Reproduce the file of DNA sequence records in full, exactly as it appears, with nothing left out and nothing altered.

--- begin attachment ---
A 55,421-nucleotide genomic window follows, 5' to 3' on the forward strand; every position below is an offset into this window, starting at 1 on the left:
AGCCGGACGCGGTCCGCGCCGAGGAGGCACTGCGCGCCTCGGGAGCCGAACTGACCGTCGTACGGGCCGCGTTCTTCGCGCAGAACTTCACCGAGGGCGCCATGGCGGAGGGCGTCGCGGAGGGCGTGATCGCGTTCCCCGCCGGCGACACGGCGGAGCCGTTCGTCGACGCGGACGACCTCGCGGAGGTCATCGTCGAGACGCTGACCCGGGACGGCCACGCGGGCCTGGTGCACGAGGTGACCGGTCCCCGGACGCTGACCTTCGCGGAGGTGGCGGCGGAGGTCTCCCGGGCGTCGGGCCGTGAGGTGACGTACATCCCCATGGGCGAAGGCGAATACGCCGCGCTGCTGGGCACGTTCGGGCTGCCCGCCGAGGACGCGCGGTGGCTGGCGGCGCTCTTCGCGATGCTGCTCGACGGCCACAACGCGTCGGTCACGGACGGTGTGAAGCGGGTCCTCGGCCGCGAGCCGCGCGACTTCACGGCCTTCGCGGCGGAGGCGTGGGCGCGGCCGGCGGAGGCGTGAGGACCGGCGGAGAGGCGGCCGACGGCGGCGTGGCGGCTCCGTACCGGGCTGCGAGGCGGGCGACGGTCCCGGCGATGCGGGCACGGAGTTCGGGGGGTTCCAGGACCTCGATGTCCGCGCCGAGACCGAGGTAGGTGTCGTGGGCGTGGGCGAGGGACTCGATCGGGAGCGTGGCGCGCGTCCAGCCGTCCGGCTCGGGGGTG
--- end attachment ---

A 55,421-nucleotide genomic window follows, 5' to 3' on the forward strand; every position below is an offset into this window, starting at 1 on the left:
AGCCGGACGCGGTCCGCGCCGAGGAGGCACTGCGCGCCTCGGGAGCCGAACTGACCGTCGTACGGGCCGCGTTCTTCGCGCAGAACTTCACCGAGGGCGCCATGGCGGAGGGCGTCGCGGAGGGCGTGATCGCGTTCCCCGCCGGCGACACGGCGGAGCCGTTCGTCGACGCGGACGACCTCGCGGAGGTCATCGTCGAGACGCTGACCCGGGACGGCCACGCGGGCCTGGTGCACGAGGTGACCGGTCCCCGGACGCTGACCTTCGCGGAGGTGGCGGCGGAGGTCTCCCGGGCGTCGGGCCGTGAGGTGACGTACATCCCCATGGGCGAAGGCGAATACGCCGCGCTGCTGGGCACGTTCGGGCTGCCCGCCGAGGACGCGCGGTGGCTGGCGGCGCTCTTCGCGATGCTGCTCGACGGCCACAACGCGTCGGTCACGGACGGTGTGAAGCGGGTCCTCGGCCGCGAGCCGCGCGACTTCACGGCCTTCGCGGCGGAGGCGTGGGCGCGGCCGGCGGAGGCGTGAGGACCGGCGGAGAGGCGGCCGACGGCGGCGTGGCGGCTCCGTACCGGGCTGCGAGGCGGGCGACGGTCCCGGCGATGCGGGCACGGAGTTCGGGGGGTTCCAGGACCTCGATGTCCGCGCCGAGACCGAGGTAGGTGTCGTGGGCGTGGGCGAGGGACTCGATCGGGAGCGTGGCGCGCGTCCAGCCGTCCGGCTCGGGGGTG